D. J. Bernstein
Internet publication

The ftpd program

ftpd handles an FTP connection.


     ftpd root

ftpd prints requested public files from the root directory hierarchy. Normally root is /public/file.

ftpd accepts PWD, CWD, CDUP, TYPE, PORT, PASV, SPSV, REST, RETR, LIST, NLST, and QUIT requests on standard input in FTP format. It prints responses on standard output, and local log information on standard error.

ftpd recognizes USER, PASS, and ACCT, but it does not check usernames or passwords. It has minimal support for STRU, MODE, SYST, HELP, and NOOP.

ftpd exits silently if it runs out of memory, encounters an I/O error, or does not receive an input packet within 60 seconds.

Normally ftpd is run under tcpserver to handle FTP connections from hosts around the Internet. Note that ftpd does not print the standard FTP greeting message; the greeting message is handled by tcpserver.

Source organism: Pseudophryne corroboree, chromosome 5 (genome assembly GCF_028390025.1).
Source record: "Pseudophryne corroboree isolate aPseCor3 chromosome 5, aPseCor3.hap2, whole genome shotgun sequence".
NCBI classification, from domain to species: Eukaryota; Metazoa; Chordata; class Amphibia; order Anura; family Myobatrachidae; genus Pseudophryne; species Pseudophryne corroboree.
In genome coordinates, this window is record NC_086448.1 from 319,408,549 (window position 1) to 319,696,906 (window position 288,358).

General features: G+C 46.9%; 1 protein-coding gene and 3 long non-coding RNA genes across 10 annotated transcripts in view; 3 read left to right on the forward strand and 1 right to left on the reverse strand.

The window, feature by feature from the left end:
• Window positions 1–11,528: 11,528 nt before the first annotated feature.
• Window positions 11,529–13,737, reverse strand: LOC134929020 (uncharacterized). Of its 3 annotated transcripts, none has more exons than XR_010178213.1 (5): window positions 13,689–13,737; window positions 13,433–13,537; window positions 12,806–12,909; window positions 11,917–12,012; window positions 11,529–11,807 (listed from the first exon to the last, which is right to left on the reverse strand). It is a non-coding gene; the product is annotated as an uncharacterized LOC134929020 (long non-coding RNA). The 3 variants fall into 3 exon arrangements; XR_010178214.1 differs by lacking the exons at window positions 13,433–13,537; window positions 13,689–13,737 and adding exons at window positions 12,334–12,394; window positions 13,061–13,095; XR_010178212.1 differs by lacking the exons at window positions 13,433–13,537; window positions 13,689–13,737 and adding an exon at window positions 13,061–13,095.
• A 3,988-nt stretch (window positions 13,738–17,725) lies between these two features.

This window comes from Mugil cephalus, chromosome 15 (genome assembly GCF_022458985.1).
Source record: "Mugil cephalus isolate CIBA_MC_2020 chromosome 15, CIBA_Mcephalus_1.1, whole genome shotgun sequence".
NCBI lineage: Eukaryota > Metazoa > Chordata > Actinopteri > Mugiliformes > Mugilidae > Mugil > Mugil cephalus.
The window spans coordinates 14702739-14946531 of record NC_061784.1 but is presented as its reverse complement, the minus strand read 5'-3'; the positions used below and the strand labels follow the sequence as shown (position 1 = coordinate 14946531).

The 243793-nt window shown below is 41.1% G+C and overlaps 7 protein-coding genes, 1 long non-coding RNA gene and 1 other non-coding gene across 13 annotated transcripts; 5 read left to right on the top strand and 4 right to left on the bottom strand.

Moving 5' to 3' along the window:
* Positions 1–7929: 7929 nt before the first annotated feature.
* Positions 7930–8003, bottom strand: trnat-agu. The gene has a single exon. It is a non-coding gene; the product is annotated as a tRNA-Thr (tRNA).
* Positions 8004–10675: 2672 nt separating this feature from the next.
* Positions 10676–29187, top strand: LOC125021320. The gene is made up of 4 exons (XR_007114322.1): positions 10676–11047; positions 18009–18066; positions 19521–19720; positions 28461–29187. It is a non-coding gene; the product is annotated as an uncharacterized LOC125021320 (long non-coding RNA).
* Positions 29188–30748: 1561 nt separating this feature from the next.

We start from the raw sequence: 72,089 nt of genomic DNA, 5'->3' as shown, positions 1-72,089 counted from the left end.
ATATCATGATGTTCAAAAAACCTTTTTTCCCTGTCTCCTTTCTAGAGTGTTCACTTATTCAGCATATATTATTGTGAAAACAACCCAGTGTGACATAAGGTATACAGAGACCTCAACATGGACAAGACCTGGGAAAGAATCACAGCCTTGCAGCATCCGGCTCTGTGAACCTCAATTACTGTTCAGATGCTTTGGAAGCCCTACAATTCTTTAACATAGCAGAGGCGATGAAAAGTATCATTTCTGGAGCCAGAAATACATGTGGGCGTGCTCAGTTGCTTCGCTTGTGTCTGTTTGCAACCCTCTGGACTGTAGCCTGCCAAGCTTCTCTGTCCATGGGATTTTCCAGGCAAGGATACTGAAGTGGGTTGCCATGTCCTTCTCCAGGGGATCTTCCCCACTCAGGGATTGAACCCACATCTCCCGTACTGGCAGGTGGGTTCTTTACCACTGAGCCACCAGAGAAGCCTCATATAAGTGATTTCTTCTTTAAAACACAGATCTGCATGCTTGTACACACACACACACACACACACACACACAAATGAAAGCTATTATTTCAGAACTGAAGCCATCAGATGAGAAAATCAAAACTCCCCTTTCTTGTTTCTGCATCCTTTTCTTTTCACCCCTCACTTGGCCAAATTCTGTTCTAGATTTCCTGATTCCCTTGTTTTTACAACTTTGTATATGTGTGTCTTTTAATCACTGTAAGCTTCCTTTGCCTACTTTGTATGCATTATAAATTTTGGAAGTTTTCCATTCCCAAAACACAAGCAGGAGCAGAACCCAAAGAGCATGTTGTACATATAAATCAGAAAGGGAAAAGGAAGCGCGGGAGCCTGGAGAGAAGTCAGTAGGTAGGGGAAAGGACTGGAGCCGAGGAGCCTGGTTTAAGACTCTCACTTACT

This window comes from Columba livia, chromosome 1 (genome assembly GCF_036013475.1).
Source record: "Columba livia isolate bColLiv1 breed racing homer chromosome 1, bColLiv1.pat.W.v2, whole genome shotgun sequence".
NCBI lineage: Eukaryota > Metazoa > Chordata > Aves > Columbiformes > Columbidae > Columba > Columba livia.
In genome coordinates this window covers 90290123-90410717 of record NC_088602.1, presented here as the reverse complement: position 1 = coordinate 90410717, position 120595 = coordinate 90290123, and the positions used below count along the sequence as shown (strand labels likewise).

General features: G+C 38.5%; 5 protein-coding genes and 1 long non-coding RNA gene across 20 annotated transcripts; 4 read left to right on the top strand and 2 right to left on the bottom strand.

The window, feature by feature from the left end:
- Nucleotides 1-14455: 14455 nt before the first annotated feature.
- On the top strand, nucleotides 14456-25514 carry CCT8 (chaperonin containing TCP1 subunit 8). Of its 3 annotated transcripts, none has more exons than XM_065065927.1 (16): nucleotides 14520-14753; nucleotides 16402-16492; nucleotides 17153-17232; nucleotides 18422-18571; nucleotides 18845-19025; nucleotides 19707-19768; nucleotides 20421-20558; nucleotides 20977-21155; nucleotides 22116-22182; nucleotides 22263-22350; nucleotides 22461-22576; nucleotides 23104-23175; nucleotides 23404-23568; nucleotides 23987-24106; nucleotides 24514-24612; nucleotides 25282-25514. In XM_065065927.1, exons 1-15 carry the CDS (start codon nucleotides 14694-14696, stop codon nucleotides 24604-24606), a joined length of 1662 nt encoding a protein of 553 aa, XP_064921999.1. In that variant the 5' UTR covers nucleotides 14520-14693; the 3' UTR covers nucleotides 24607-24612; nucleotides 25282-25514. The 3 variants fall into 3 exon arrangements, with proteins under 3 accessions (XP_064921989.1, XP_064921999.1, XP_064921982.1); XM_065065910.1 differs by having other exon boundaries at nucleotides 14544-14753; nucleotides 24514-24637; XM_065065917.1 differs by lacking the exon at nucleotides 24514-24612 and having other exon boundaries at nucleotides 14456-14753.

File handling

A request for a file or directory named f refers to ./0/f inside the root directory hierarchy.

ftpd has built-in support for NLST and LIST; it does not run an external root/bin/ls. It provides EPLF LIST responses, including EPLF options "i", "s", and "m".


ftpd chroots to root when it starts. It then sets its group id and user id to the numbers given in environment variables $GID and $UID, as set by envuidgid.

ftpd does not allow dots immediately after slashes in file names. It converts any such dots to colons before attempting to open the file.

ftpd will refuse to read a file if the file

In directory listings, ftpd will skip a file if the name begins with a dot. It will also skip names that contain tildes, spaces, or control characters; note, however, that these files can still be accessed by someone who knows or guesses the name.

ftpd uses local ports above 1024 for PORT connections, rather than the standard port 20. It rejects remote ports below 1024, and it rejects third-party PORT. It also rejects third-party PASV.

Unsupported features

ftpd does not support file modification requests such as STOR.